Discharge from the hospital is the point at which a patient leaves the hospital and returns home or is transferred to a rehabilitation facility or a nursing home. The discharge process typically centers on the specific medical instructions which will encourage the healing process necessary for a full recovery by the patient. The planning process or discharge planning is also a service which fully integrates the recovering patient’s needs just after the hospital stay. In many instances, the discharge plan may includes ancillary services such as visiting nursing care, out patient physical therapy, home blood drawing, or even neuropathy observation. (Forster, 2003)
Hospitalization is usually a short term event. The discharge planning process often begins shortly after a patient is admitted to the hospital. Physicians, nurses, and case managers who played a role in caring for the patient during hospitalization are also involved in the planning process. This team of individuals collectively assesses the patient’s progress made during the hospital stay. At the top of the mind is the patient’s level of ability or functioning prior the hospital admission. And whether or not the patient will be able to return to this level and even return home. (Forster, 2003)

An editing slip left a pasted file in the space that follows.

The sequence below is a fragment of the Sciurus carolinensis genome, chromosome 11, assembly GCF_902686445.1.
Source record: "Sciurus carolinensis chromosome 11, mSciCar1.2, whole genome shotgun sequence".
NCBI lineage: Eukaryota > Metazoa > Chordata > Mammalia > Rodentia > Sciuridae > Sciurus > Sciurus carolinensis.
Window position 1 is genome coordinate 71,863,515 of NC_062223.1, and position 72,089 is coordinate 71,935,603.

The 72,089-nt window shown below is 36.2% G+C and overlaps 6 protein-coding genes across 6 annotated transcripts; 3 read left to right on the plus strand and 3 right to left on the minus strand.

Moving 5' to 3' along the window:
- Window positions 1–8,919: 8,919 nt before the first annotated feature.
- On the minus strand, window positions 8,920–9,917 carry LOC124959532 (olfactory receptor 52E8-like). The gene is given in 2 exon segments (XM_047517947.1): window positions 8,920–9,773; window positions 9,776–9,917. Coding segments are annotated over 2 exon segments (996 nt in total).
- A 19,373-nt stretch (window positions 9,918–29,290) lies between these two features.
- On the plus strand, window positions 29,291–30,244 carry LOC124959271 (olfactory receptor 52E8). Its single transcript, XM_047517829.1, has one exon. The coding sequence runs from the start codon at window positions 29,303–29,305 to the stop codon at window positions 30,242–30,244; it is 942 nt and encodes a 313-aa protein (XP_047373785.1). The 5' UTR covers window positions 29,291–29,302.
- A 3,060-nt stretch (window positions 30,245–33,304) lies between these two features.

Once a patient has been discharged, several items should have been conveyed to the patient. Some of the items are diagnosis, treatment recommendations (any new medications or a change in current medications), routine follow up plans, and what, if any, symptoms warrant an immediate return to the emergency room. In other words, once a patient has received the discharge orders leading up to discharge should follow policies and procedures as set forth by Omnibus Budget Reconciliation Act of 1987.
The case of Somoza v St. Vincent’s Hospital is one case where discharge orders did not follow established norms. Dr. Svesko was the private physician of Mrs. Somoza, who was admitted to...